Montgomery County Council's HHS committee will work on the bill mandating a $15 minimum wage in the county tomorrow, Wednesday Dec. 7, at 9 a.m. in their Rockville chambers. The coalition spearheaded by Progressive Maryland plans to fill the room with activists advocating for the bill.
Progressive activists, building on a successful rally held Nov. 29 for a $15/hour minimum wage in Montgomery County, will take the campaign to the doors of the County Council’s Health and Human Services committee Wednesday, Dec. 7 as it meets at 9:30 a.m.
Progressive Maryland is leading the Montgomery County Fight for $15 coalition which consists of labor, faith-based, and social justice organization. “This is about more than just wages,” county lead organizer Justin Vest of Progressive Maryland said. “When we live in an economy in which access to our most basic needs is dependent on the cash in our wallet, this is about survival.”
The HHS committee , chaired by Councilmember George Leventhal and with members Roger Berliner and Craig Rice, will take on difficult questions about who is covered by the wage increase while facing pressure from some in the business community who seek to maintain their profit margins.
Workers who spoke up at the Nov. 29 rally declared that in high-cost, wealthy Montgomery the current wage floor of $10.75/hour comes nowhere close to supporting a family. “Simona Assenova, a graduate student who works at a Starbucks in Silver Spring [and Progressive Maryland member], said she sometimes takes expired food items home from work to help make ends meet,” Bethesda Beat reported. “The money we would get in an increase in wages would go to essentials,” Assenova said.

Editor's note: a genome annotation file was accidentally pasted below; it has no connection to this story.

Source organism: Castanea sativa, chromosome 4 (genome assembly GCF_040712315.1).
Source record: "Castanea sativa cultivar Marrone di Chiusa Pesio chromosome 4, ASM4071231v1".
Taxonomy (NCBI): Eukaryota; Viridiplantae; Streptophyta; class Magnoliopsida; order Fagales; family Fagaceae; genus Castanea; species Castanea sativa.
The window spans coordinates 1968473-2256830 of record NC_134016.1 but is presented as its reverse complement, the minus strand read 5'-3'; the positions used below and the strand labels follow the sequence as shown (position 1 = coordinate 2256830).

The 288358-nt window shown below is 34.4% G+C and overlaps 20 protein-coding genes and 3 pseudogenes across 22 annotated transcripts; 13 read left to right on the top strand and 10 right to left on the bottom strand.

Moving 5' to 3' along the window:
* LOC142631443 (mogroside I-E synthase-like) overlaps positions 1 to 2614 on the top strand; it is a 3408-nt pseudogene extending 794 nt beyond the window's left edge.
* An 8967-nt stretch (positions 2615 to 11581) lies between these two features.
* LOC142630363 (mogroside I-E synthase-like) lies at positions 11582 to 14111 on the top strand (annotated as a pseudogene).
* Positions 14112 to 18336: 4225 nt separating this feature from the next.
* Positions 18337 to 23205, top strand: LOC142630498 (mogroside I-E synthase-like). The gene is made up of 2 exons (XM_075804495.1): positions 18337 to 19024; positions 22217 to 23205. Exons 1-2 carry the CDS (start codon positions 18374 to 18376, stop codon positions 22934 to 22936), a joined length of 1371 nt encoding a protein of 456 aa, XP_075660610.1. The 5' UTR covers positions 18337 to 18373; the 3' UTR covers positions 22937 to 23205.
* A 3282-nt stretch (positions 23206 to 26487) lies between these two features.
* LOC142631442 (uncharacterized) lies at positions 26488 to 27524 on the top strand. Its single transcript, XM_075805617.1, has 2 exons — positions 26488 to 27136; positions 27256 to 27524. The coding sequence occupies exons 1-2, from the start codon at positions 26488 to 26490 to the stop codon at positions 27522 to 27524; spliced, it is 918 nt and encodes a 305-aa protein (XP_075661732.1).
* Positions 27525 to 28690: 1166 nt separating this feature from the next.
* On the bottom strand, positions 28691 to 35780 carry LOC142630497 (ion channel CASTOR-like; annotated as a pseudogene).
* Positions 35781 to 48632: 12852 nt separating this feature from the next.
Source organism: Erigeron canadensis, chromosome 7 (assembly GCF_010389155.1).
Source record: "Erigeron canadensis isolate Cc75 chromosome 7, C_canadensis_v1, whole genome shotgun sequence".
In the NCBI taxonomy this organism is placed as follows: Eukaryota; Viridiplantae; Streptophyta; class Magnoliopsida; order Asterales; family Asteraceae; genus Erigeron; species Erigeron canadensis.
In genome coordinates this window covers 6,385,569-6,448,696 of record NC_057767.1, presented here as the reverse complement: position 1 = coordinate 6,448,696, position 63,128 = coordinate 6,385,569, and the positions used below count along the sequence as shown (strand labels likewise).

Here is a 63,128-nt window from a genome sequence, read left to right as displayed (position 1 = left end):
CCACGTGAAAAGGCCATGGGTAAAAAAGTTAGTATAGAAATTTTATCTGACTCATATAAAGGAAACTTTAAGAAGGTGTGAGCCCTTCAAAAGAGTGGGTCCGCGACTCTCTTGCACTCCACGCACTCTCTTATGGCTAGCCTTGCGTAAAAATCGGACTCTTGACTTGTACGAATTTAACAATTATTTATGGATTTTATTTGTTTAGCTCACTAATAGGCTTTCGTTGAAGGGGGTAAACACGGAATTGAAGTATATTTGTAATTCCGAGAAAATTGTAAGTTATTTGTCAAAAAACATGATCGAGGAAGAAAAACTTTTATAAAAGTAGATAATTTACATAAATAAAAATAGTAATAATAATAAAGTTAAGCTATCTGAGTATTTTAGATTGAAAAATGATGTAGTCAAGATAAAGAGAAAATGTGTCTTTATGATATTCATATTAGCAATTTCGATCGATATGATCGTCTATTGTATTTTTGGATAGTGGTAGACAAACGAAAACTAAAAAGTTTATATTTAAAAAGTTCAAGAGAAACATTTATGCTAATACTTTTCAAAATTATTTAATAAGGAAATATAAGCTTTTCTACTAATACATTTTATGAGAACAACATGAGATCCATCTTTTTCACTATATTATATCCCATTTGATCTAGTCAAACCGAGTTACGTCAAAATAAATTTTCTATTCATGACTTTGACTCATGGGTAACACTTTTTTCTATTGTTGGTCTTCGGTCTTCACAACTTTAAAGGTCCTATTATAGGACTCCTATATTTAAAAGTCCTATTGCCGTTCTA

The Nov. 29 rally was part of a nationwide push for the $15 wage. Progressive Maryland and allied organizations are now pressing the case with their individual local governments, as is also happening around the country. An effort for a statewide increase in the minimum wage, to blunt the argument that individual county and city raises will make them uncompetitive, is expected to shake up the 2017 state Assembly session, which begins in early January.
Baltimore will revisit its own $15 minimum wage proposal in the new year. Washington, D.C. passed its own $15 wage bill this summer and will take a vote on the most progressive paid family leave bill in the country today making the region a leader in progressive economic policy.
“This isn’t just a single victory we need to win. This is a movement we need to build,” Vest told the vigil attendees Nov. 29. He cited related issues to be fought including living wages, union rights, nondiscriminatory access to jobs and protections for refugees and immigrants in the face of a hostile Trump administration.
Coverage of the Nov. 29 vigil: NBC 4: http://www.nbcwashington.com/news/local/Workers-Rally-for-15-Per-Hour-Minimum-Wage-by-2020-403694146.html
Montgomery County Media: http://www.mymcmedia.org/268167-2/
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